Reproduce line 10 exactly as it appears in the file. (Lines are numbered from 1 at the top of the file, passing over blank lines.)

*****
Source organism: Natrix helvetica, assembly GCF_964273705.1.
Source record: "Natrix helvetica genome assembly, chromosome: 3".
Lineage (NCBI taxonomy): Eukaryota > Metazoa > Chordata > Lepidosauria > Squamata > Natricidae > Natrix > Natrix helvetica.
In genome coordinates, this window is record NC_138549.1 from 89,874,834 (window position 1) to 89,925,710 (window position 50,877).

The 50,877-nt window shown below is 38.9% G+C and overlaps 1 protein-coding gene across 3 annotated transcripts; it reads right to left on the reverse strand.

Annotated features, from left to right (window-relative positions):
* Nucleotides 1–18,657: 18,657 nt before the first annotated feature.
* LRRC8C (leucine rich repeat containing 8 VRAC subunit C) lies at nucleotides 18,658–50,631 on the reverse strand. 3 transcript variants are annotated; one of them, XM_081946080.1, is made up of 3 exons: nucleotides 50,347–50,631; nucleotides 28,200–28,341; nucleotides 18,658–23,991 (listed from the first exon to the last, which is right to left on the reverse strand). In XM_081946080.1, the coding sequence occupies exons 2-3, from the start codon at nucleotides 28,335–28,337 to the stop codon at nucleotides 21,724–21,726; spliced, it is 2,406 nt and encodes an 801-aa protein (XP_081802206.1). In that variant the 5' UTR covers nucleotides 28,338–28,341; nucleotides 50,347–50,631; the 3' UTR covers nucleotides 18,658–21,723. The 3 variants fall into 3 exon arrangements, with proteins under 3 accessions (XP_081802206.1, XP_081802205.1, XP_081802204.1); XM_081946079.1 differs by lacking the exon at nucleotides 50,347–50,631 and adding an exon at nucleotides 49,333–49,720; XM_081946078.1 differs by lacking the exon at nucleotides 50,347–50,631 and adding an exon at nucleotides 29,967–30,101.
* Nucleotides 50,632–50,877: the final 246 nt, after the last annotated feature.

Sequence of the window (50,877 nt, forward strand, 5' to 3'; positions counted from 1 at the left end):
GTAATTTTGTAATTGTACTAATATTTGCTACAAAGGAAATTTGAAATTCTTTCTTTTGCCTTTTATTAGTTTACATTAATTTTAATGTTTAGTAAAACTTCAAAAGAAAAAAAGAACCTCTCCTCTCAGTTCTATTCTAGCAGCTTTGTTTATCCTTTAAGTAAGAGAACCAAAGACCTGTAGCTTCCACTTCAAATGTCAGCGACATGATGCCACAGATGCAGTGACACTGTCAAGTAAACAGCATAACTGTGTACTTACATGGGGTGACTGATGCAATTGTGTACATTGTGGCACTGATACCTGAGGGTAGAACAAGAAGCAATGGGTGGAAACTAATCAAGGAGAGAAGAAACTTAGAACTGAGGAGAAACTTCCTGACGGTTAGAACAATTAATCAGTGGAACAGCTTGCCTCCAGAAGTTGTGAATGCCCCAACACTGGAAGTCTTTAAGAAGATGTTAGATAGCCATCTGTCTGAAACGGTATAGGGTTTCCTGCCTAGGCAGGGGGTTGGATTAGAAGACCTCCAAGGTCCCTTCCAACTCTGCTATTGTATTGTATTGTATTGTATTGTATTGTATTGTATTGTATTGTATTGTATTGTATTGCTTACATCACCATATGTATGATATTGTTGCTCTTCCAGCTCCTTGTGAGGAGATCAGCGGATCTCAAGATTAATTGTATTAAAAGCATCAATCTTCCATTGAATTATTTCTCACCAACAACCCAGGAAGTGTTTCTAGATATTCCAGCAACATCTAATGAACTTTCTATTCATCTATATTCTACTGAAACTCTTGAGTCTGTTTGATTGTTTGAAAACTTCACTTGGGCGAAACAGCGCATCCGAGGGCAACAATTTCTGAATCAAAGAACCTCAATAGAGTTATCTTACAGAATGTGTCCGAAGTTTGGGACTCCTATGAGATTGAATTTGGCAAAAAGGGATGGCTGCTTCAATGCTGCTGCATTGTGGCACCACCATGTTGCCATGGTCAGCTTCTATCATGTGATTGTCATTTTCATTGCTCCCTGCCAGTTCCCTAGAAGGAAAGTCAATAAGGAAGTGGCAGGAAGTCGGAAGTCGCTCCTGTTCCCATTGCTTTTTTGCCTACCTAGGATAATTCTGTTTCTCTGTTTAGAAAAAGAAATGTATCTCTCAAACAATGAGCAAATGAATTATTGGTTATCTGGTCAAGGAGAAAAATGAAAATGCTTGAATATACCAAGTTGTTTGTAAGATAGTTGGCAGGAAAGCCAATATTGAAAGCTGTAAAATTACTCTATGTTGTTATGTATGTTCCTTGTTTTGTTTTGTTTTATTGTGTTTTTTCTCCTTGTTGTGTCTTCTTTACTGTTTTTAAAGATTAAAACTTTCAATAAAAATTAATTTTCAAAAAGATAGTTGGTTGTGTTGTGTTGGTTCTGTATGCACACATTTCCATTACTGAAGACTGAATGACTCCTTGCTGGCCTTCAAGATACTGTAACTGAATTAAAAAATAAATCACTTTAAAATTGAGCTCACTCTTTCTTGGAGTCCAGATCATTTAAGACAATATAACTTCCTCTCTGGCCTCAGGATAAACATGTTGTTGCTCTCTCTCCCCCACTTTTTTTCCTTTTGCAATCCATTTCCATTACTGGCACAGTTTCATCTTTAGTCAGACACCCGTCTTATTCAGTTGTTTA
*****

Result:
Sequence of the window (50,877 nt, forward strand, 5' to 3'; positions counted from 1 at the left end):